For the last 100 years, it's also been possible to be a non-theist (at least, in the sense of a single, conscious God directing all events from a place called heaven) and a Universalist. I have no doubt that one could be a Pagan Universalist these days. Not trying to win you over, just pointing out that Universalism had a place for you if you'd wanted to claim it. Your thoughts would've been mainstream Universalism.

Joel Monka said...

Thanks, Jeff- yes, Universalism may have had a place for me... if there had been a place for Universalism in Indianapolis in the 60s. There was a Universalist congregation in the suburb Oaklandon, (which I didn't know even existed until decades later), and there was the Unitarian church, All Souls, which I had vaguely heard of, but not in any way that it held any interest for me. Back then, In a place like Indy, one simply didn't hear of such things.

I have written before that UUism had had a shot at gaining most of the people who have become Pagans, and failed to take advantage of the opportunity.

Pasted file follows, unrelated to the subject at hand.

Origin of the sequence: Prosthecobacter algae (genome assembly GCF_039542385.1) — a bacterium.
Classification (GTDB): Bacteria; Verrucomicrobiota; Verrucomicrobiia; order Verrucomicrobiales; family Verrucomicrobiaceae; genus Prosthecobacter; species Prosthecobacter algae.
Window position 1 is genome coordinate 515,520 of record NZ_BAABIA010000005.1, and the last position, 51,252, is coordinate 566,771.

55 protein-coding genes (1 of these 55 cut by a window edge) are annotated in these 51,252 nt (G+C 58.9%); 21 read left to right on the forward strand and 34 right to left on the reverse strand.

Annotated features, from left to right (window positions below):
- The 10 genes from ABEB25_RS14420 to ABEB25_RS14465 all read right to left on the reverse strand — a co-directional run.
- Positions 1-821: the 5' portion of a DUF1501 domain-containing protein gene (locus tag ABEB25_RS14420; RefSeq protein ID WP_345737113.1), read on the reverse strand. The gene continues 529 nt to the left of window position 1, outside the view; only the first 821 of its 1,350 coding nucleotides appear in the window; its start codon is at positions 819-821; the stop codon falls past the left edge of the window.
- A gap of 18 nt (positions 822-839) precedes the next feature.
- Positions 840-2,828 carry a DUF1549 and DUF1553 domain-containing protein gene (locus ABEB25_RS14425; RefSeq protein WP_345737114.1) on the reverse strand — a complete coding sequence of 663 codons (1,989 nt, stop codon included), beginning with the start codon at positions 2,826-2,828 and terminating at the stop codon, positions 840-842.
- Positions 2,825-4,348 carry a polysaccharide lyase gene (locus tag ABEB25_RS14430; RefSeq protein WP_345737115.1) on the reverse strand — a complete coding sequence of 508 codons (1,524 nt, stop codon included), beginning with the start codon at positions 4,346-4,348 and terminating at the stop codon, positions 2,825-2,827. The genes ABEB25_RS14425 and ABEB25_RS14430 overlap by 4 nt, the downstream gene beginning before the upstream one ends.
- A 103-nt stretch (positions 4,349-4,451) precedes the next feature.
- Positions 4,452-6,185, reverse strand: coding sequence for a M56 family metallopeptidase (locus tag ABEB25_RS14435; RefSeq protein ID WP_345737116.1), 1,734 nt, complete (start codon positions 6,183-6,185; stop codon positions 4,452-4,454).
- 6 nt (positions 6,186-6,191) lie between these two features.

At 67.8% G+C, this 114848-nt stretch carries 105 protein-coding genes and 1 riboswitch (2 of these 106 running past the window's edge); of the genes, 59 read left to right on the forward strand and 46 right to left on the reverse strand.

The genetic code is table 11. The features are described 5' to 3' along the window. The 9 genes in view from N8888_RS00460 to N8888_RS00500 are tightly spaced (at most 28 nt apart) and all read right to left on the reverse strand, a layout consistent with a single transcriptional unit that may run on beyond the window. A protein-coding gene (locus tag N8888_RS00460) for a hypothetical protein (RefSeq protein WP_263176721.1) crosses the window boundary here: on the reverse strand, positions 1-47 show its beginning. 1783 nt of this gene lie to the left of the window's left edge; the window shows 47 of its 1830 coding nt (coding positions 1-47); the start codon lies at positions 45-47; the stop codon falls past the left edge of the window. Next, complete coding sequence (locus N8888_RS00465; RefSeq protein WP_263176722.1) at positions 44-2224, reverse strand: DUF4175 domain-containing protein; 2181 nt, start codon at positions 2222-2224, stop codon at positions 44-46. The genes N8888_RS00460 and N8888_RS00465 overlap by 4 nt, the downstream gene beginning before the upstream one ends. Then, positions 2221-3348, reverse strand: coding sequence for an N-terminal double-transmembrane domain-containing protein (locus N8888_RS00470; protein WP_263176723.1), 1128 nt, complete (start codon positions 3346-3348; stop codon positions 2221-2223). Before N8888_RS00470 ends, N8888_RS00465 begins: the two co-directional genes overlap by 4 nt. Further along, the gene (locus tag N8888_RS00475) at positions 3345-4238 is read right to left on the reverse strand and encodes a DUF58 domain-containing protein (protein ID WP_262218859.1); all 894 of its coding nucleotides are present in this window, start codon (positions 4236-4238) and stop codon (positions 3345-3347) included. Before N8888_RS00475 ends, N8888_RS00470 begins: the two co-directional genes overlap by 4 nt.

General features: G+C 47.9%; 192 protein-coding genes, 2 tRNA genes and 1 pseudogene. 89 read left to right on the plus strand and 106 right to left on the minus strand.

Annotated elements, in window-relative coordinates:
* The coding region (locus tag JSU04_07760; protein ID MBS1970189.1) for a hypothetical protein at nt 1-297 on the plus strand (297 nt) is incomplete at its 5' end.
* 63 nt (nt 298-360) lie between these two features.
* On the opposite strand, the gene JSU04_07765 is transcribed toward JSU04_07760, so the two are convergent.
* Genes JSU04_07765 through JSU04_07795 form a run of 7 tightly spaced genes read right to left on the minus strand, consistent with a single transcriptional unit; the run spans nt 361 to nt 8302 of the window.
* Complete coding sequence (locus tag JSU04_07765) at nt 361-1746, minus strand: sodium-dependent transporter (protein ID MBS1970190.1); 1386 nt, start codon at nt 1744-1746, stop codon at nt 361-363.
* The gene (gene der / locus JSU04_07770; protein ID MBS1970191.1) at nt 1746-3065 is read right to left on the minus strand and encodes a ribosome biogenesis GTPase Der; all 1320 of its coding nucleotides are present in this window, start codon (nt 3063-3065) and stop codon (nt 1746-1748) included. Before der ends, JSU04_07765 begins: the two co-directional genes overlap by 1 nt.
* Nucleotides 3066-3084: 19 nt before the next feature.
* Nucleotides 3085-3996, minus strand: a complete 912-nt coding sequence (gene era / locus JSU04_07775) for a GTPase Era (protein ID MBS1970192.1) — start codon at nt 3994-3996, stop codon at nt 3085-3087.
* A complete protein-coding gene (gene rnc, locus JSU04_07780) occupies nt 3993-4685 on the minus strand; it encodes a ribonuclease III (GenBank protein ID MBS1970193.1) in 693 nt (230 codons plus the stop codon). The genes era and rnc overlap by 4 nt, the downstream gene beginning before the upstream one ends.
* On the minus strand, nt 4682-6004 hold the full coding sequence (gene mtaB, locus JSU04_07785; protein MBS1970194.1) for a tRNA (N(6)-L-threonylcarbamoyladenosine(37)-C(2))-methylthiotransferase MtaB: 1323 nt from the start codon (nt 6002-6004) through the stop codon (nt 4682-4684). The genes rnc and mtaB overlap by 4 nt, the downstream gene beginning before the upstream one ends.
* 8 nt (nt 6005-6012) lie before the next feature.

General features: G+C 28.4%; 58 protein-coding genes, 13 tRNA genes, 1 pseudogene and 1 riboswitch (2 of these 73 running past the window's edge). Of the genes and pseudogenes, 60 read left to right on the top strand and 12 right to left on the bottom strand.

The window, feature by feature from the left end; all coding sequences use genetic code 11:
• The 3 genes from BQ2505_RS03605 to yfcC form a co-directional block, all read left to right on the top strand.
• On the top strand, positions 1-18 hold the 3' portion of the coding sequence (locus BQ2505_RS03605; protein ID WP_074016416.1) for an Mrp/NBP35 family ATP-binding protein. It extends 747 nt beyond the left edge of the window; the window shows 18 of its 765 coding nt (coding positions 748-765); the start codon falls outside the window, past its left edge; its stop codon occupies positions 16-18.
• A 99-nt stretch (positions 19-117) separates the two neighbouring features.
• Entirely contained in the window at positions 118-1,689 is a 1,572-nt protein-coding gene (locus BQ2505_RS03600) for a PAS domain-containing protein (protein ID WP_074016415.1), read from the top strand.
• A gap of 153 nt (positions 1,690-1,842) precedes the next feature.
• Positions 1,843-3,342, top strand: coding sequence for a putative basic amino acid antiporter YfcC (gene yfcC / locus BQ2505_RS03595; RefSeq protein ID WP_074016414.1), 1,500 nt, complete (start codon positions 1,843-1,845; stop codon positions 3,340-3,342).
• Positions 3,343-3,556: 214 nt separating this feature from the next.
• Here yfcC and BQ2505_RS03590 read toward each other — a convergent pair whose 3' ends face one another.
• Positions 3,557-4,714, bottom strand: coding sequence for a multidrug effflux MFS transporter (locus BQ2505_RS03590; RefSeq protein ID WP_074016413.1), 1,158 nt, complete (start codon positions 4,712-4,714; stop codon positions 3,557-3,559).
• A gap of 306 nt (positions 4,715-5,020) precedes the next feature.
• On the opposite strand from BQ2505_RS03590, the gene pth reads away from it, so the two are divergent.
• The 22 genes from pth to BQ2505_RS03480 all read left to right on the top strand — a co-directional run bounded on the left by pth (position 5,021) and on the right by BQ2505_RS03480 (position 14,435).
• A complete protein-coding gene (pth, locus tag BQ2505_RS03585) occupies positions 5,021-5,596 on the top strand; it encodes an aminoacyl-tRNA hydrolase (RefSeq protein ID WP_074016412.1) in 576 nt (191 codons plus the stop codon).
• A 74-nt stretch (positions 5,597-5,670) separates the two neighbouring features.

Chalicechick said...

This is a really interesting series and I'm glad you wrote it. I was raised functionally Universalist without really knowing it, but I still identify with a lot of what you say, especially the bits about wanting very much to believe what I'd been told to.


Unknown said...

Just want to add to Jeff's comments about historical Universalism. The diversity of Universalist theology was greater than is commonly understood.

(1) There was a strong connection between Universalists and spiritualism in the late 19th and early 20th centuries. The fact taht some Universalists converted to Spiritualism has been well-documented; less well-documented is the fact that plenty of people who stayed in Universalism were also spiritualists (plenty of Unitarians, too, but we're talking Universalism here).

(2) Humanism has a long history within Universalism, going back at least to the mid-19th C. AT least one of the original signers of the Humanist Manifesto was a humanist. And of course, there's Kenneth Patton, whose liturgical humanism is still a huge influence on today's Unitarian Universalism.

(3) On the Christian side of Universalism, there has been a great deal of theological diversity as well. Ballou, Murray, Winchester, Rich -- the great early proponents of Unviersalism had vastly different theological positions on everything from Christology to soteriology to eschatology. Jeff touches on some of this diversity, but it was incredibly broad.